Alphabet’s controversial chief legal officer David Drummond is leaving, saying he has decided to retire

The changing of the guard at Alphabet continues. Roughly one month after Google founders Larry Page and Sergey Brin announced they’d be stepping down as the CEO and president of the search giant’s parent company, one of their top lieutenants, Alphabet’s chief legal officer, David Drummond, told employees that he is also leaving the company.

In a memo shared with Bloomberg and reprinted below, Drummond said that “with Larry and Sergey now leaving their executive roles at Alphabet” and the company “entering an exciting new phase,” he is, after “careful consideration,” retiring “to make way for the next generation of leaders.”

His departure can’t surprise many in Silicon Valley. In November, Alphabet’s board of directors opened an investigation into how executives at the company have handled misconduct claims, forming both an independent subcommittee and hiring a law firm to look into the issues. Presumably, much of their attention was focused on Drummond, whose long-ago extramarital affair with one employee with whom he shares a child first surfaced in a story by The Information in 2017, and who more recently married another employee from Google’s legal department.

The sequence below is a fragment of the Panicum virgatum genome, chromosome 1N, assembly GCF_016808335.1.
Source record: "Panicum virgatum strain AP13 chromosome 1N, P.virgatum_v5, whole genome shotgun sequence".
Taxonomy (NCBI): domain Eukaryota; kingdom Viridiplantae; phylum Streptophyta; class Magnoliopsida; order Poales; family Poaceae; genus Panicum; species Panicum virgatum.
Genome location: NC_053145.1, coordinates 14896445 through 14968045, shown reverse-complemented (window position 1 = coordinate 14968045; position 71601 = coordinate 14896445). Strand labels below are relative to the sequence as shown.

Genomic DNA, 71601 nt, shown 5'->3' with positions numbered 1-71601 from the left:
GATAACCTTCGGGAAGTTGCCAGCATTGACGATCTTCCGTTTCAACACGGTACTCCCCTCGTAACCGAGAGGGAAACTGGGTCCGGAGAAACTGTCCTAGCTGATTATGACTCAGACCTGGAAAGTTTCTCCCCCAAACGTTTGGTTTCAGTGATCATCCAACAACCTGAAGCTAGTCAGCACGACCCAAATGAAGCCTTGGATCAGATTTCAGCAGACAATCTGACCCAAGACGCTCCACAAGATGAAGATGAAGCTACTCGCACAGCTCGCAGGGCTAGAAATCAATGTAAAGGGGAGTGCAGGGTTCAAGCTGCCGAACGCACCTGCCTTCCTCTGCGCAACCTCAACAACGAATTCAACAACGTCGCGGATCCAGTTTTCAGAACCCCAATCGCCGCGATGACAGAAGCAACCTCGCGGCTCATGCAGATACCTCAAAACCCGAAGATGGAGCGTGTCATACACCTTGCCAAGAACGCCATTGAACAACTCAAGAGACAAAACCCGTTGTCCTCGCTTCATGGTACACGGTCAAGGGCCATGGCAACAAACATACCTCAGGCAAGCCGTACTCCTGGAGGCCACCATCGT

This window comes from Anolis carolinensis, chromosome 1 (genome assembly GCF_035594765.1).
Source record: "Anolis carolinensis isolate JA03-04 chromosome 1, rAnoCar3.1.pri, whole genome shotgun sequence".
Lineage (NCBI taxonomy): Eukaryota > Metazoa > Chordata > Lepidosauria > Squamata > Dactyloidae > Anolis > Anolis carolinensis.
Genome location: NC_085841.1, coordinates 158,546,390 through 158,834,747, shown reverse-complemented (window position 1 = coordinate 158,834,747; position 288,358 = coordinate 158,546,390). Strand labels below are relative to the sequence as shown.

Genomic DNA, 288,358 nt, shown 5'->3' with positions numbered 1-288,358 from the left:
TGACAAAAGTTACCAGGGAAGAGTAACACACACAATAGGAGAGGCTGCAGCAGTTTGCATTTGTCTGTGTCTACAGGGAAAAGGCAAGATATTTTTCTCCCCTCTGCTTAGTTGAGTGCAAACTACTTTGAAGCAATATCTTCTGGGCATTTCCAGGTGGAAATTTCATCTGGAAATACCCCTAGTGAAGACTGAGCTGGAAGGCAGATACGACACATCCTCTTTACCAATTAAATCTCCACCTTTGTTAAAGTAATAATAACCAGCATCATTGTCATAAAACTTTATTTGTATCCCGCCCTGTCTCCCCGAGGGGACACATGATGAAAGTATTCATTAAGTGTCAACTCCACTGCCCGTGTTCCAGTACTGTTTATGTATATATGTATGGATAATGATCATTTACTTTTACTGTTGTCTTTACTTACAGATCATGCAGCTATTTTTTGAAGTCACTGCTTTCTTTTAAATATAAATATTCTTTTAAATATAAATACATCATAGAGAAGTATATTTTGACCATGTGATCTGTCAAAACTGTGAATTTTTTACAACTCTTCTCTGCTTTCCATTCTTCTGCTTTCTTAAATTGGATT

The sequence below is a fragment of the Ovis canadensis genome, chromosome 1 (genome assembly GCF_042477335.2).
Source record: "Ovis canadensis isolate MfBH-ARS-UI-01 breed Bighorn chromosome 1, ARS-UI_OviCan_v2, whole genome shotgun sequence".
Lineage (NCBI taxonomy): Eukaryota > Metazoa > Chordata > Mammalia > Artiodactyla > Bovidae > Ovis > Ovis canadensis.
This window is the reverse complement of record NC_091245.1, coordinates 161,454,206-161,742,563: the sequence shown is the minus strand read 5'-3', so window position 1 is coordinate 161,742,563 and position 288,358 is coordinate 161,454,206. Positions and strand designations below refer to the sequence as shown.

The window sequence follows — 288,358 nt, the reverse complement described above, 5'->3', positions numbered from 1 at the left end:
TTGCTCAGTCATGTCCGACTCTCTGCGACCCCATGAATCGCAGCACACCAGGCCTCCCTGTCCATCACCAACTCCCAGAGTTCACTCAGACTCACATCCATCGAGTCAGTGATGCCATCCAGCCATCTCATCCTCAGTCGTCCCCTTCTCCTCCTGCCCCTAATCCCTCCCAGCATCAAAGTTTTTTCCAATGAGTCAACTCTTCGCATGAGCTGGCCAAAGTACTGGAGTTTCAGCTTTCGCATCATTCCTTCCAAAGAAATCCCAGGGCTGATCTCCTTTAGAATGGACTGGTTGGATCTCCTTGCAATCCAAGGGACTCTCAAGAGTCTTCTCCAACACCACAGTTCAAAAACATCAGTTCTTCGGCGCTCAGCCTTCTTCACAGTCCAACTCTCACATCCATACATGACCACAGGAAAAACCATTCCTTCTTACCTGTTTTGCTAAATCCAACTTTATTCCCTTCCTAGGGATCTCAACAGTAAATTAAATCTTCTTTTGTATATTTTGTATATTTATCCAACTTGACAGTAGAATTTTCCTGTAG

Though Alphabet has long supported Drummond — he helped incorporate the company when it was founded in 1998 and remained one of its top executives — the corporate giant came under pressure to do something after Drummond’s earlier affair began to garner unwanted attention. Specifically, the former employee with whom he shares a child, Jennifer Blakely, published a post on Medium last summer in which she described Drummond as a serial philanderer who left his wife for her, then left her and the son that he fathered with her for another now-former Google employee.

Blakely also claimed Drummond had had “an affair with his ‘personal assistant’ who he moved into one of his new homes.”

One day later, Drummond issued a statement of his own, acknowledging his relationship with Blakely and their “difficult break-up 10 years ago.” He went on to state that, “Other than Jennifer, I never started a relationship with anyone else who was working at Google or Alphabet. Any suggestion otherwise is simply untrue.”

Days after issuing the statement, Drummond married a Google employee he’d been dating.

Not everyone was supportive of Drummond inside the company. In addition to employees who’ve pushed back against the company’s culture in recent years, Bill Maris — who founded Google’s venture arm and as the unit’s CEO reported directly to Drummond — had a strained relationship with him, Maris says.

Specifically, Maris tells Axios that Drummond is why he left GV back in 2016. “I had been asked in the past why I left . . . David Drummond is the reason I left Google. I simply could not work with him any longer.  It’s that simple. We have very, very different ideas about how to treat people, and this was a long time coming.”